There are certain times when children’s specific speech sounds develop. The following
information is a guide as to when speech sounds should develop naturally.
|Age||Sounds that should have developed by the
|3 months||Beginning to make cooing sounds|
|5 -6 months||Laughing
|6 months||Babbling sounds (e.g. puh, buh, mi)|
|I year||Babbles longer.. string of sounds
May produce words (e.g. dada)
Is making communicative gestures (pointing)
|3 years||‘h’, ‘zh’(measure), ‘y’, ‘w’, ‘ng’(king)
‘m’, ‘n’, ‘p’ ‘k’(car/ kite), ‘t’, ‘b’, ‘g’, ‘d’
|3; 6 years||‘f’|
|4 years||‘L’ (lay), ‘sh’, ‘ch’|
|4; 6 years||‘J’, ‘s’(so), ‘z’ (as in ‘is’)|
|8 years||‘th’ (as in ‘this’ & thing)|
Reference: Bowen, C, (1998). Developmental phonological disorders. A practical guide for
families and teachers. Melbourne: ACER Press.
SPEECH INTELLIGIBILITY (HOW CLEARLY DOES YOUR CHILD COMMUNICATE?)
The following is a guide as to your child’s ability to communicate effectively with the familiar
and unfamiliar listener.
|Age||Typically Speech Intelligibility|
|2 years||The child should be understood by a familiar listener (eg parent) most of the time.
By two and a half years a child should have between 2000 to 5000 words.
|3 years||The child should be understood by both familiar and unfamiliar listeners (not a family member) – 70 -100% of the time.
By three years a child should have over 5000 words in their vocabulary.
|4 years||The child should be able to clearly communicate a message 100% of the time to both the familiar and unfamiliar listener.|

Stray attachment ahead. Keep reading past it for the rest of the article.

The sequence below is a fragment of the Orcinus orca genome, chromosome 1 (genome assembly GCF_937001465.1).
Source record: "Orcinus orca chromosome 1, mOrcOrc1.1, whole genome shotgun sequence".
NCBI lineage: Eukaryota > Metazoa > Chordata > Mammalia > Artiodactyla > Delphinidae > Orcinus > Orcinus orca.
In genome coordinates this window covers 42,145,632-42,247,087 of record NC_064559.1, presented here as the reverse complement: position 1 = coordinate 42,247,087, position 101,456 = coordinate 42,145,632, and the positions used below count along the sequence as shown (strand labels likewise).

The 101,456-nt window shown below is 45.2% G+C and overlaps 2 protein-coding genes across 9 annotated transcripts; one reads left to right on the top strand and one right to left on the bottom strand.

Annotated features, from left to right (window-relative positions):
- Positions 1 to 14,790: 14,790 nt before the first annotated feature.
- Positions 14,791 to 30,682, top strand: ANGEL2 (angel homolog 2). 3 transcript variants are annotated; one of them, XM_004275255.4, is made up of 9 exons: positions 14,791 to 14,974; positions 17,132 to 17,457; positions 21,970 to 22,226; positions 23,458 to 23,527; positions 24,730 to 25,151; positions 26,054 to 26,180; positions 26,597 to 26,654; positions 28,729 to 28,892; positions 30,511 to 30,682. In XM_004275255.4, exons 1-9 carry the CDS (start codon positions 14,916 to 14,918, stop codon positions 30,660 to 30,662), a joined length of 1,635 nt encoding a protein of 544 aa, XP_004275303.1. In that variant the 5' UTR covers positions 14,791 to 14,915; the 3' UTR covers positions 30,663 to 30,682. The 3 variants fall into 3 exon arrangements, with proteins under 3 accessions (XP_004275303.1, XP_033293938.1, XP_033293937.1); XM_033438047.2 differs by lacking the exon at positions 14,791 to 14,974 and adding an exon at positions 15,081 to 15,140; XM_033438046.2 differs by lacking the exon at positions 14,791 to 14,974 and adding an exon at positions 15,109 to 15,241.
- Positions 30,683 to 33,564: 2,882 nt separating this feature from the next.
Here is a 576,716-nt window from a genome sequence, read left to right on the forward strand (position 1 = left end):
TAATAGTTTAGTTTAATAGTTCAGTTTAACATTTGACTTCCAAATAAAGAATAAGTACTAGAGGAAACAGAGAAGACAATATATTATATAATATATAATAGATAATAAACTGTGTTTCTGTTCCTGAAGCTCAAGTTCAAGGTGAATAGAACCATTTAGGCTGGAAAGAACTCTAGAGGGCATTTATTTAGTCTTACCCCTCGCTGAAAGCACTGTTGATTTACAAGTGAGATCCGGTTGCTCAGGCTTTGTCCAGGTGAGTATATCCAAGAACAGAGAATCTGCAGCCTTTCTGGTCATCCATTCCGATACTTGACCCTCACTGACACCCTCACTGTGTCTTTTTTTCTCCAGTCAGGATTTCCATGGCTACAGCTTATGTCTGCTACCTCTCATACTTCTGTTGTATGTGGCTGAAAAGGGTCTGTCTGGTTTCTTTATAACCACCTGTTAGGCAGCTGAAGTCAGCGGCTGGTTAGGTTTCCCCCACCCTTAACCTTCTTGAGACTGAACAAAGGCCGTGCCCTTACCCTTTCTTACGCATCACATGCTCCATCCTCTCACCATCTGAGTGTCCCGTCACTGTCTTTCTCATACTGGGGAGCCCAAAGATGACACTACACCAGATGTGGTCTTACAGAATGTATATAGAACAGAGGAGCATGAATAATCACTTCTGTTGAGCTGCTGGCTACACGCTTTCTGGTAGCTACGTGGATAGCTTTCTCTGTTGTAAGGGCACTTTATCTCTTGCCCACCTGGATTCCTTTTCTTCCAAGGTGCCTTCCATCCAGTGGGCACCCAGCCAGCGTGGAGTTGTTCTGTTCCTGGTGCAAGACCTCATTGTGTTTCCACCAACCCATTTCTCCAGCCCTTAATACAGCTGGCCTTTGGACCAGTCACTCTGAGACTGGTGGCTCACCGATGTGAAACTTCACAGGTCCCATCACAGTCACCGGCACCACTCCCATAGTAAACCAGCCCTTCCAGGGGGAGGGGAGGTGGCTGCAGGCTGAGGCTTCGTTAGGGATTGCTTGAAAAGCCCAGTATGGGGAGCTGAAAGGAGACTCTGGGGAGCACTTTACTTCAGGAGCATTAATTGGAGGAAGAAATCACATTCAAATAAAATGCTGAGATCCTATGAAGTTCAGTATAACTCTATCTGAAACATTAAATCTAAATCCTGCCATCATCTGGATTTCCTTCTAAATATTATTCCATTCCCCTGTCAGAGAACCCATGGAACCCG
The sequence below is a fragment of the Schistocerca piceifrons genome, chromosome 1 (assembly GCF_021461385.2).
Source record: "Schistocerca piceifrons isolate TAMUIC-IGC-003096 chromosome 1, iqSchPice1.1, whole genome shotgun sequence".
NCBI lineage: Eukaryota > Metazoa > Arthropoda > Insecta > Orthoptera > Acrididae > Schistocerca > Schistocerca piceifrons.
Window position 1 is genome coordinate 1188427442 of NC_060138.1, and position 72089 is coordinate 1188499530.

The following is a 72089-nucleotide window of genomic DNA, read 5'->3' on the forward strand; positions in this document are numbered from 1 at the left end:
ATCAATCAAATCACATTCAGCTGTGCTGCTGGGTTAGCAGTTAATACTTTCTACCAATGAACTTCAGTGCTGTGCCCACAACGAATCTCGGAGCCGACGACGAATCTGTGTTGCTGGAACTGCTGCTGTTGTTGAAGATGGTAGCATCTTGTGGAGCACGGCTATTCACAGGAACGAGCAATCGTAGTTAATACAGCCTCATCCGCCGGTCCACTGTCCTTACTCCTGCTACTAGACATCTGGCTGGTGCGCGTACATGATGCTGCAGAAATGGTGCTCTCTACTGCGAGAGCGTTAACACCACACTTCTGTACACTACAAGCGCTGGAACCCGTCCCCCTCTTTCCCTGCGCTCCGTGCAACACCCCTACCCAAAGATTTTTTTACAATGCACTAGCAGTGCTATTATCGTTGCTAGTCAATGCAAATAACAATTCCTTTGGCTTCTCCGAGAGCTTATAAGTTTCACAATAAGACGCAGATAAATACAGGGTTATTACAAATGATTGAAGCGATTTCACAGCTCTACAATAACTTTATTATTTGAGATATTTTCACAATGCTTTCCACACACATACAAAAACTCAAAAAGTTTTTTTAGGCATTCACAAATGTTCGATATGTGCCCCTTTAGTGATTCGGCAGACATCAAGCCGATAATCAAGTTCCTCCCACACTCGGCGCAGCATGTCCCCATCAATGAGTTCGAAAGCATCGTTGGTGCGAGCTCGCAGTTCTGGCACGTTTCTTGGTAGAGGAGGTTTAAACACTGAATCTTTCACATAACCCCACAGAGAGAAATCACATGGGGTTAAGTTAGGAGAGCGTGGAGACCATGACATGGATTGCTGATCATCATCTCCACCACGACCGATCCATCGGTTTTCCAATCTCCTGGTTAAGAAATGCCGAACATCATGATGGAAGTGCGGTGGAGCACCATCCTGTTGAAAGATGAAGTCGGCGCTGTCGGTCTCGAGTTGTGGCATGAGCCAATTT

Lynch, Brookshire & Fox (1980), p. 102, cited in Bowen (1998). Does My child Need Speech Therapy?
Tips to help your child speak clearly:
- Make eye contact with them, and always show interest when they are trying to communicate a message.
- Repeat the sounds / words that are unclear so they can hear the correct production of words / sounds. Encourage them, if possible, to repeat the words following your model.
What type of errors should I look for?
Children can have a range of speech errors and the level of difficulty can range from mild to severe. Of course, there are acceptable speech errors that are considered part of normal development, as mentioned in the chart above. However, if a child continues to use these patterns beyond the age that is acceptable, and their speech is not clear and intelligible, it indicates that they may possibly have a phonological disorder.
This is when you need your child to be assessed by a Speech Pathologist.
What is a Lisp and is it normal for my child to LISP?
There are two types of lisps:
- A Lateral Lisp
This is NOT considered to be a normally developing sound. It sounds slushy when they say certain sounds (usually /s/ and /z/). It is recommended that your child sees a Speech Pathologist early (around 4 years of age) as they are quite tricky to treat!!!
- An Interdental Lisp
This is considered to be a normal developing sound. An interdental lisp is when the tongue pokes through between the teeth when the child says a particular sound (usually /s/ and /z/). A child has up to 7 years for this to naturally correct. However, many kids are embarrassed at 7 years to obtain therapy, so it is recommended that children have therapy at the end of Pre-Primary. This way they do not need to be taken out of formal schooling.
If you are concerned about your child’s speech development it is recommended that you speak to a Speech Pathologist.